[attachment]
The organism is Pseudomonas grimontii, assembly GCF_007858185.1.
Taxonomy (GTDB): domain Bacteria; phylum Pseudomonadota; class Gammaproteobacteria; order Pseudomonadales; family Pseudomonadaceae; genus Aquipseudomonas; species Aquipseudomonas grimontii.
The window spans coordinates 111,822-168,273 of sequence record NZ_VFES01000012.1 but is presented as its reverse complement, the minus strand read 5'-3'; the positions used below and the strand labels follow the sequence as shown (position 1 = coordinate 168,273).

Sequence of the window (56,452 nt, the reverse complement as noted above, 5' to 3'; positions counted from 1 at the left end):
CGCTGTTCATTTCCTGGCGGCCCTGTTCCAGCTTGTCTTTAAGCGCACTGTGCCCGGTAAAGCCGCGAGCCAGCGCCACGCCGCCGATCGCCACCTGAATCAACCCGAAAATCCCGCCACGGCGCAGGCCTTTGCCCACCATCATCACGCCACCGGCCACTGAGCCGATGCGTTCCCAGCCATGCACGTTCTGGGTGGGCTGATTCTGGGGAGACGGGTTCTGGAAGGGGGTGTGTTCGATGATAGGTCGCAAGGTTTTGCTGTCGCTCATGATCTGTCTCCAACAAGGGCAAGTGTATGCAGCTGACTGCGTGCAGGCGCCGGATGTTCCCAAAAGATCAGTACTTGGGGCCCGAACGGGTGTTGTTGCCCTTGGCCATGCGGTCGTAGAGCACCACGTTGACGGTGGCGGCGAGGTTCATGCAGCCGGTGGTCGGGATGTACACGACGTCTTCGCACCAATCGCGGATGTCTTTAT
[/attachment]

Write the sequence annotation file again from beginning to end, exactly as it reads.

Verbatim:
The organism is Pseudomonas grimontii, assembly GCF_007858185.1.
Taxonomy (GTDB): domain Bacteria; phylum Pseudomonadota; class Gammaproteobacteria; order Pseudomonadales; family Pseudomonadaceae; genus Aquipseudomonas; species Aquipseudomonas grimontii.
The window spans coordinates 111,822-168,273 of sequence record NZ_VFES01000012.1 but is presented as its reverse complement, the minus strand read 5'-3'; the positions used below and the strand labels follow the sequence as shown (position 1 = coordinate 168,273).

Sequence of the window (56,452 nt, the reverse complement as noted above, 5' to 3'; positions counted from 1 at the left end):
CGCTGTTCATTTCCTGGCGGCCCTGTTCCAGCTTGTCTTTAAGCGCACTGTGCCCGGTAAAGCCGCGAGCCAGCGCCACGCCGCCGATCGCCACCTGAATCAACCCGAAAATCCCGCCACGGCGCAGGCCTTTGCCCACCATCATCACGCCACCGGCCACTGAGCCGATGCGTTCCCAGCCATGCACGTTCTGGGTGGGCTGATTCTGGGGAGACGGGTTCTGGAAGGGGGTGTGTTCGATGATAGGTCGCAAGGTTTTGCTGTCGCTCATGATCTGTCTCCAACAAGGGCAAGTGTATGCAGCTGACTGCGTGCAGGCGCCGGATGTTCCCAAAAGATCAGTACTTGGGGCCCGAACGGGTGTTGTTGCCCTTGGCCATGCGGTCGTAGAGCACCACGTTGACGGTGGCGGCGAGGTTCATGCAGCCGGTGGTCGGGATGTACACGACGTCTTCGCACCAATCGCGGATGTCTTTAT